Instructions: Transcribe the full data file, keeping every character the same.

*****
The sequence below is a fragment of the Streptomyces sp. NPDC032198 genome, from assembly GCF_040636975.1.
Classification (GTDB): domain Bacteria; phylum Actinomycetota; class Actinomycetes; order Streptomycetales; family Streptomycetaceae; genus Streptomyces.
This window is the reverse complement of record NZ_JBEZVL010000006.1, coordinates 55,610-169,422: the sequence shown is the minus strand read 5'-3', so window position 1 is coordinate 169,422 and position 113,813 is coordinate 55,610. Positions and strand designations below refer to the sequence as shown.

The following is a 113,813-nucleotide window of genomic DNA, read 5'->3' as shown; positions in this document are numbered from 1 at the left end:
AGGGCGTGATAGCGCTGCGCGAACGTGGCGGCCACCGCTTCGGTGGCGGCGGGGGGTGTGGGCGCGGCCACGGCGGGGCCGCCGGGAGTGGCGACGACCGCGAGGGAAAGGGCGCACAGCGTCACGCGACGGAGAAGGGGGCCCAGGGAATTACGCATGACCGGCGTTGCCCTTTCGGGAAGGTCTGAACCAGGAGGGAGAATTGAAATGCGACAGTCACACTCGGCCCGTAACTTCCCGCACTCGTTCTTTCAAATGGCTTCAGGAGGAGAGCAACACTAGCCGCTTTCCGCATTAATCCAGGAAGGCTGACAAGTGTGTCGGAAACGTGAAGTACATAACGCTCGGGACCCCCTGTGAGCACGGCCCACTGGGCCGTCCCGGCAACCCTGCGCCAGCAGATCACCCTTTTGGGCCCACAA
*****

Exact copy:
The sequence below is a fragment of the Streptomyces sp. NPDC032198 genome, from assembly GCF_040636975.1.
Classification (GTDB): domain Bacteria; phylum Actinomycetota; class Actinomycetes; order Streptomycetales; family Streptomycetaceae; genus Streptomyces.
This window is the reverse complement of record NZ_JBEZVL010000006.1, coordinates 55,610-169,422: the sequence shown is the minus strand read 5'-3', so window position 1 is coordinate 169,422 and position 113,813 is coordinate 55,610. Positions and strand designations below refer to the sequence as shown.

The following is a 113,813-nucleotide window of genomic DNA, read 5'->3' as shown; positions in this document are numbered from 1 at the left end:
AGGGCGTGATAGCGCTGCGCGAACGTGGCGGCCACCGCTTCGGTGGCGGCGGGGGGTGTGGGCGCGGCCACGGCGGGGCCGCCGGGAGTGGCGACGACCGCGAGGGAAAGGGCGCACAGCGTCACGCGACGGAGAAGGGGGCCCAGGGAATTACGCATGACCGGCGTTGCCCTTTCGGGAAGGTCTGAACCAGGAGGGAGAATTGAAATGCGACAGTCACACTCGGCCCGTAACTTCCCGCACTCGTTCTTTCAAATGGCTTCAGGAGGAGAGCAACACTAGCCGCTTTCCGCATTAATCCAGGAAGGCTGACAAGTGTGTCGGAAACGTGAAGTACATAACGCTCGGGACCCCCTGTGAGCACGGCCCACTGGGCCGTCCCGGCAACCCTGCGCCAGCAGATCACCCTTTTGGGCCCACAA